Retail

Bunnings unveils online shopping — but there’s a catch

James Fernyhough /

Bunnings Warehouse has unveiled plans to allow customers to shop online, ending a long-standing strategy of only selling products in its stores.

The announcement came the same week Amazon was tipped to launch in Australia — an event that has caused disquiet among domestic retailers and seen many rush to ramp up their online businesses.

From early 2018, Bunnings will join this growing number of online retailers.

But unlike the online businesses of department stores like Myer and its budget equivalent Kmart, as well as supermarkets Coles and Woolworths, Bunnings’ new service will not be a full e-commerce business.

Shoppers will only be able to buy Bunnings’ ‘special orders range’ online.

This range refers to 20,000 products that are not stocked in Bunnings stores. It includes bulky items such as sheds and children’s playgrounds, as well as an extended range of products like taps and fittings.

Currently, customers can only order these products in-store.

A spokesperson for Bunnings said home delivery would be available on all online purchases.

Despite its limited nature, the move to online retail marked a major strategic shift for Bunnings — a highly profitable business that has become the jewel in parent company Wesfarmers’ crown without ever venturing into e-commerce.

Announcing the move, Bunnings managing director Michael Schneider appeared to downplay its significance, and made no mention of Amazon.

“We continue to evolve our digital offer, and from early 2018 customers will be able to purchase our special orders range online,” he said.

“This will give customers more convenient access to thousands of products from our suppliers that are currently only available to order in-store.”

Nevertheless, the timing of the announcement was noteworthy.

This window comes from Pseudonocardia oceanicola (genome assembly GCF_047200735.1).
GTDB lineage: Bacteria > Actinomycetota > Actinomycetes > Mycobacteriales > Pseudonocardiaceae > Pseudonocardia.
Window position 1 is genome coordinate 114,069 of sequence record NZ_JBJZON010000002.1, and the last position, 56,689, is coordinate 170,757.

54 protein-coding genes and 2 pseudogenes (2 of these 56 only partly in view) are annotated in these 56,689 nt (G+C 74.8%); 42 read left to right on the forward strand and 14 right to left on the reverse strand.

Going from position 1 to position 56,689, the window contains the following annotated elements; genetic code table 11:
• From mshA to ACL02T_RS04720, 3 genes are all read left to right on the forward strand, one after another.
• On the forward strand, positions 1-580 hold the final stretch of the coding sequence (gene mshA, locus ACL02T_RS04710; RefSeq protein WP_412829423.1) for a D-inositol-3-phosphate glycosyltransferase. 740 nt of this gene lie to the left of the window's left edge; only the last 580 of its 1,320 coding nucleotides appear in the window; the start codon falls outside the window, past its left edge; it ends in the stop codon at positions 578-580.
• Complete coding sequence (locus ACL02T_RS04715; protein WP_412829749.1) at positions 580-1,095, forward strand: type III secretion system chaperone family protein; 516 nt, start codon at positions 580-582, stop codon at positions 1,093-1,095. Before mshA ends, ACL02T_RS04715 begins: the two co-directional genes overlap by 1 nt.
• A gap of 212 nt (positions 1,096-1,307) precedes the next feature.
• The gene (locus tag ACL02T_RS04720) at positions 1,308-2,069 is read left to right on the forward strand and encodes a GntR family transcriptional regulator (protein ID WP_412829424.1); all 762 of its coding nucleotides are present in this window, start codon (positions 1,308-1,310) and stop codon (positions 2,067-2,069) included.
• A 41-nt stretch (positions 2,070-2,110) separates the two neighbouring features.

On Thursday, US e-commerce giant Amazon began trading in Australia with a “soft launch”, reportedly only selling to a select group of customers, ahead of its expected full launch.

While Amazon’s arrival in Australia has been tipped to hit retailers of clothes, sports equipment and electronics the hardest, home improvements specialists like Bunnings are far from immune.

In the UK, where Amazon is well established, shoppers can purchase a huge range of home improvement items online, from power tools to paint to kitchen sinks.

Bunnings’ recent foray into the UK market has so far not been a success – though there is no indication this has anything to do with Amazon.

Dr Louise Grimmer, a retail expert at the University of Tasmania, said Amazon’s arrival in Australia would “probably” impact Bunnings, pointing out that Amazon had its own private label range of household and garden products.

She added this competition would increase if the 500 third party sellers already signed up to trade on Amazon Marketplace included home improvement product providers.

“Bunnings have been really slow to get on the e-commerce bandwagon, and now they’re scrambling to get there,” Dr Grimmer told The New Daily.

She called Bunnings a “category killer” that had “killed off all the mum and pop hardware stores in Australia”.

She said competition from another colossus like Amazon was therefore not necessarily a bad thing.

This article was first published by The New Daily. You can read it here

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James Fernyhough

James Fernyhough is the money editor at The New Daily.

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  • NonChalantToTheThingsOfTheAque

    So their only online service is a “Hey! You can order ther special orders instead of us!” Sounds weak as piss Australian, to long have this companies ripped off Aussies just cause they could now they can’t.

    There’s options, I’ll just look online over seas or other while I’m at it. Why order just special orders cause I can just get it over seas for a better quality and cheaper. Offer more then just special orders and you may keep my buisness. It’s 2018 soon, get with the online times of buisness or go out of buisness.

    See how long this holding off providing online services to the full lasts Bunnings. Goodluck!

  • I think this is only the tip of the iceberg regarding Digital for Australia, we have been very slow to understand the full implications of the impact of digital on society-and certainly the established business people have trivialized it, not understood it; Gerry Harvey is by no means unique! Wake up time Australia.

  • I think this is only the tip of the iceberg regarding Digital for Australia, we have been very slow to understand the full implications of the impact of digital on society-and certainly the established business people have trivialized it, not understood it; Gerry Harvey is by no means unique! Wake up time Australia.